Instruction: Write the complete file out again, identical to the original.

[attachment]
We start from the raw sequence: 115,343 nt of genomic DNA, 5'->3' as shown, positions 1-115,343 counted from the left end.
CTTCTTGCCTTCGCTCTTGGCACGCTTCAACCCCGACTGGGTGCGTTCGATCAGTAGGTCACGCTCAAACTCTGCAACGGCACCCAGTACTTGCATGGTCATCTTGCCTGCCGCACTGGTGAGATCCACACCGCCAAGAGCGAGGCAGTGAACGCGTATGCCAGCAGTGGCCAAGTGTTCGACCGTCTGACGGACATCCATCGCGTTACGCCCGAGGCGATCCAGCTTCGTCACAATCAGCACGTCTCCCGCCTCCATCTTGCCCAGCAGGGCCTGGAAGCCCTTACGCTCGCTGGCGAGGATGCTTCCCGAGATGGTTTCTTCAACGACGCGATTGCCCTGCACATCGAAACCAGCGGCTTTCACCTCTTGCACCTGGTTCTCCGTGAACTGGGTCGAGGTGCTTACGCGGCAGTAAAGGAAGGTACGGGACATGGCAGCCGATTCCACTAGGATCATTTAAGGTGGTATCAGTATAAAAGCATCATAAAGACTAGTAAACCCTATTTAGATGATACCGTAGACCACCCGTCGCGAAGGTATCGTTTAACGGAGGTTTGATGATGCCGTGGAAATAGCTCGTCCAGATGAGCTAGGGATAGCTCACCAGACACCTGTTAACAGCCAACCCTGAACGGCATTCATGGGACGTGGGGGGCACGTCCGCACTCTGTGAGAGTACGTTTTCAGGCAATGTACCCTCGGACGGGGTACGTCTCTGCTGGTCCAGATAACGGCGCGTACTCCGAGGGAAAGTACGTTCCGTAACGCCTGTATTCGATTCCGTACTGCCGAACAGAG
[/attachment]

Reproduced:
We start from the raw sequence: 115,343 nt of genomic DNA, 5'->3' as shown, positions 1-115,343 counted from the left end.
CTTCTTGCCTTCGCTCTTGGCACGCTTCAACCCCGACTGGGTGCGTTCGATCAGTAGGTCACGCTCAAACTCTGCAACGGCACCCAGTACTTGCATGGTCATCTTGCCTGCCGCACTGGTGAGATCCACACCGCCAAGAGCGAGGCAGTGAACGCGTATGCCAGCAGTGGCCAAGTGTTCGACCGTCTGACGGACATCCATCGCGTTACGCCCGAGGCGATCCAGCTTCGTCACAATCAGCACGTCTCCCGCCTCCATCTTGCCCAGCAGGGCCTGGAAGCCCTTACGCTCGCTGGCGAGGATGCTTCCCGAGATGGTTTCTTCAACGACGCGATTGCCCTGCACATCGAAACCAGCGGCTTTCACCTCTTGCACCTGGTTCTCCGTGAACTGGGTCGAGGTGCTTACGCGGCAGTAAAGGAAGGTACGGGACATGGCAGCCGATTCCACTAGGATCATTTAAGGTGGTATCAGTATAAAAGCATCATAAAGACTAGTAAACCCTATTTAGATGATACCGTAGACCACCCGTCGCGAAGGTATCGTTTAACGGAGGTTTGATGATGCCGTGGAAATAGCTCGTCCAGATGAGCTAGGGATAGCTCACCAGACACCTGTTAACAGCCAACCCTGAACGGCATTCATGGGACGTGGGGGGCACGTCCGCACTCTGTGAGAGTACGTTTTCAGGCAATGTACCCTCGGACGGGGTACGTCTCTGCTGGTCCAGATAACGGCGCGTACTCCGAGGGAAAGTACGTTCCGTAACGCCTGTATTCGATTCCGTACTGCCGAACAGAG